The Jewish requirement was that any scroll considered as “scripture” as opposed to just good reading material had to leave reader with “soiled hands.”  This was a term used in reference to be “ceremonially unclean” which, in turn meant, they were not fit to enter the temple to worship until they had “washed’ their hands, like they would before meals, etc.  What this term actually meant at the time in relation to the writings is lost but I suggested what I thought was a very reasonable possibility: reading the sacred writings people often came away with a sense of being unclean before God.  Isaiah 6:1-6 recounts Isaiah’s call and Isaiah finding himself at the very throne of God, “In the year that King Uzziah died, I saw the Lord sitting on a throne, high and lifted up, and the train of His robe filled the temple.”  Isaiah goes on to describe many things but perhaps the most profound thing was his own reaction, not to the various heavenly beings but to the holiness of God, “5 So I said: “Woe is me, for I am undone!  Because I am a man of unclean lips, And I dwell in the midst of a people of unclean lips; For my eyes have seen the King, The Lord of hosts.”  In Isaiah’s eyes, he was anything but clean in comparison the God.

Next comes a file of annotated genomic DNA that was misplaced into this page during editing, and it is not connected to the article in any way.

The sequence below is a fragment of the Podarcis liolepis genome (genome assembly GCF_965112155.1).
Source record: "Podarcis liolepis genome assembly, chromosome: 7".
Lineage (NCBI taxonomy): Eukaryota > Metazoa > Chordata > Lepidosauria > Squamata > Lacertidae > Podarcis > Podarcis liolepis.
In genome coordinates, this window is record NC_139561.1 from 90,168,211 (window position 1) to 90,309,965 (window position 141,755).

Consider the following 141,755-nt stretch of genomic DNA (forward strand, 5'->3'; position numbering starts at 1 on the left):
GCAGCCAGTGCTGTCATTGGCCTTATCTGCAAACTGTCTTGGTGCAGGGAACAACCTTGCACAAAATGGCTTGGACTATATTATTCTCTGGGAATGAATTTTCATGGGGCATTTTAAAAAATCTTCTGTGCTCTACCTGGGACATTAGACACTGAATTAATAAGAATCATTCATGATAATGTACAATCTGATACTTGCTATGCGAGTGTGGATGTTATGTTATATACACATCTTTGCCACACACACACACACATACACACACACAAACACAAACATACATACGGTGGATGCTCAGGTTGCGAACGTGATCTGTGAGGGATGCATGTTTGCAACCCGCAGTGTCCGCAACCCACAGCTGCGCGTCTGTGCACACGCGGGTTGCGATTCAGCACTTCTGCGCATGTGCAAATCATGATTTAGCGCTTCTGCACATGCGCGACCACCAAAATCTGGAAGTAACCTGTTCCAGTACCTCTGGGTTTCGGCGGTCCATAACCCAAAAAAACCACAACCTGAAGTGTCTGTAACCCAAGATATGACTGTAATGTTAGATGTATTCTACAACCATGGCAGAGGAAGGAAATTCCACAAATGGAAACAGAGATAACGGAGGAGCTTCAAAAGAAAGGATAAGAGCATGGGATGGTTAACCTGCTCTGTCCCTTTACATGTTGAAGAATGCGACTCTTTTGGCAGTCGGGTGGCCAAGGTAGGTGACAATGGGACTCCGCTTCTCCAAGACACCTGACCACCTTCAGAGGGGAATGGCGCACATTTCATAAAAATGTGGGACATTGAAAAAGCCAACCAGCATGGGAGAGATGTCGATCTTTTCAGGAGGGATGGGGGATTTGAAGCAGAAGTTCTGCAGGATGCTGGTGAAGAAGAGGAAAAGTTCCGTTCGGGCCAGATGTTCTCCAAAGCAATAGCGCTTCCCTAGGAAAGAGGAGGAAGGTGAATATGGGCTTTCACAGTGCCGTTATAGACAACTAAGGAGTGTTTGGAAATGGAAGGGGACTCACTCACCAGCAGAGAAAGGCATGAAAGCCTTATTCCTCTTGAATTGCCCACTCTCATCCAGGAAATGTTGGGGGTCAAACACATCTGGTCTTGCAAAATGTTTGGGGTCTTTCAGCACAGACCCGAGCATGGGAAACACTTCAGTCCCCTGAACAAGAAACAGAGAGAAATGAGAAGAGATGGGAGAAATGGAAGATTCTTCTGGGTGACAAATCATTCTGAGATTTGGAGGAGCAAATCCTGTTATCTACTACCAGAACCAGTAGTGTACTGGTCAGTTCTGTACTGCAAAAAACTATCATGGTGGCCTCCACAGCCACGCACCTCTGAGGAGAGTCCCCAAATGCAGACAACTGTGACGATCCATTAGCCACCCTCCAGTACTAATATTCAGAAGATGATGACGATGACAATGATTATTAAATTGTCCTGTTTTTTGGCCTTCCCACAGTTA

The second and probably far more important issue where confusion remains is about looking past the words to find the message.  Let me first say that the words are very important and that the goal of this exercise is not to “discover” some hidden meaning.  Rather, we are simply looking for the overriding themes of scripture.  Our brains can sometimes use the text to open our eyes and sometimes to close them.  As we come to understand the main messages of the Bible, we can better understand some very difficult texts.

Genesis 1:1, 2 reads, “1 In the beginning God created the heavens and the earth. 2 The earth was without form, and void; and darkness was on the face of the deep. And the Spirit of God was hovering over the face of the waters.

The messages of these verses are that God is (The existence of God is never debated in scripture.) and that God was concerned for and involved in creation, even before any formation takes place.